30 going on 13
Trip Start May 19, 2009
67Trip End Ongoing
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It also harked back to my favourite books – the Choose Your Own Adventure series – except this time the options were 1. Total a four wheel drive and become impaled on the gearstick or 2. Be mauled to death by a dingo. Oh, by the way, have a great time! Thanks, Tourism Queensland.
I’d somewhat doubted the ability of Randy’s 80s 4WD mechanism to get us through a trip to Fraser, so, on this rare occasion, we’d opted to go on a tour
It didn’t take long for us to get things under control. As the only person in the lead car with an ipod (which always amazes me as I’m the girl who still loves vinyl and who, 5 years ago, travelled around New Zealand with a walkman and bag full of cassette tapes), I suddenly found myself at the helm of in-car entertainment.
There’s something to be said for travelling when you’ve grown up a bit...please note I refrain from using the word "matured". At 30 and 31, Miriam and I found ourselves new BFFs in the shape of Graham and Brad, our middle aged guides, and somehow the monosyllabic German doctors and 20 year old Scottish party girls in the back of the car faded into the alternative soundtrack.
It worked out pretty well for us. Arriving at camp, i.e. twenty tents pitched in the bush, Brad told us that we’d have to squeeze three people into each tent. Miriam and I suddenly found the perfect excuse to disappear for half an hour to watch the sunset soak into the ocean on our doorstep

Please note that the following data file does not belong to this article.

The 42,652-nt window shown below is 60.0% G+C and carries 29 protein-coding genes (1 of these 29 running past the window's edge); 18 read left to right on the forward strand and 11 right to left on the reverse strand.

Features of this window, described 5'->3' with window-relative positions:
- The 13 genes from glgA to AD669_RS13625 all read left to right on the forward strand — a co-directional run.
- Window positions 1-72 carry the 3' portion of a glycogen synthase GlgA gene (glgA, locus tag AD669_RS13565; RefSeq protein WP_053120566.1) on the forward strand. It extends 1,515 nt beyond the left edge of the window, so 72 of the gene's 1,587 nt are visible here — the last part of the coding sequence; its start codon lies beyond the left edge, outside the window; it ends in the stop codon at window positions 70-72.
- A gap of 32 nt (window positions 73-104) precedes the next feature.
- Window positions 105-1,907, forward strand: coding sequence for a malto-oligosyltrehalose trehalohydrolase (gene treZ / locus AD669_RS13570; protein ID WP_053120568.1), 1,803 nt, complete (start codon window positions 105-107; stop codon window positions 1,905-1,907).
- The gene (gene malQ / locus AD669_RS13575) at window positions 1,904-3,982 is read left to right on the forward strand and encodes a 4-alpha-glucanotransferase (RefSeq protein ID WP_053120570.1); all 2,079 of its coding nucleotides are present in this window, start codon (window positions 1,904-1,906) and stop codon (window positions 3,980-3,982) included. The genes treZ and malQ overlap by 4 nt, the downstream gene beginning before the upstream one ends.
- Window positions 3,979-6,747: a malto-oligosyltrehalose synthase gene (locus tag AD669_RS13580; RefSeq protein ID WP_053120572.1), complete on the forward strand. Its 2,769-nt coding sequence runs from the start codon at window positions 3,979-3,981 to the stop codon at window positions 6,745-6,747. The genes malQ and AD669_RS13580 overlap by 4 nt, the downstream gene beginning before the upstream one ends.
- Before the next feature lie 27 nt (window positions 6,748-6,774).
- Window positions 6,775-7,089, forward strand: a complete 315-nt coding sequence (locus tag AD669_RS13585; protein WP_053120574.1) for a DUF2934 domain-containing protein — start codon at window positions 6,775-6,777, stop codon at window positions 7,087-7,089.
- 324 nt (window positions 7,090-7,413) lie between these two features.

Each day we motored along the beach, which doubles as the Highway. We stopped for lunch and sunbaking at idyllic lakes, only accessible via tortuous four wheel drive dirt tracks. We caught yabbies, oysters, crabs and pippies, frolicked around in the surf like kids, and, for fabulous, fleeting moments, felt the World, and all its worries, drift away. (And, before you say it, yes you even have worries when you’re a vagabond.)
Ever up for a challenge, Miriam and I found a new obsession: worming. Blame Brad. Every day, at the crack of dawn, we’d hit the beach to find and crack open pippies to lure unsuspecting bait worms from the sand. Well, Miriam did. The jaws on the worms only served to remind me of another horrific memory from my childhood: the film 'Dune’ that my brothers forced me to watch and its horrendous spike-mouthed sand worms that swallowed everything in their wake.
But then, there are few things that I’m afraid of. Leeches and sand worms might top the list, but dingoes, I’m afraid, hold nothing but fascination for me. One night, after Miriam and I had reached a new level of favouritism by being allowed to cook dinner in Brad’s fully equipped kitchenette-tent, I insisted on dragging Brad out at 1am to sit on a bench in the hope of being surrounded by a pack of dingoes. As I’m sat writing this now, you can safely assume that I wasn’t mauled. Not even close. Do you sense my perverse disappointment?
On the ferry back, we were sad to leave
Reaching our campsite, Jess was glad to have us back. She’d been babysitting Rand, and had been up a few nights on the goon. Hearing that she’d had an overnight visitor, Miriam and I were relieved that the Finnish Fox’s sexual appetite may finally have been sated (and I mentally penned in a few hours to clean the sheets the next day), but as it turned out her bedfellow was none other than a hitchhiker mouse who had somehow managed to evade the traps of Murray Bridge all those months before.
On our last morning, we reluctantly packed to leave. Jess came to our room, her eyes puffy with sleep, and yawned “the mouse is awake.” She might never admit it, but I reckon she kind of liked having the pet around.
But then sometimes, maybe only once in a blue moon, it’s good to feel like a kid again.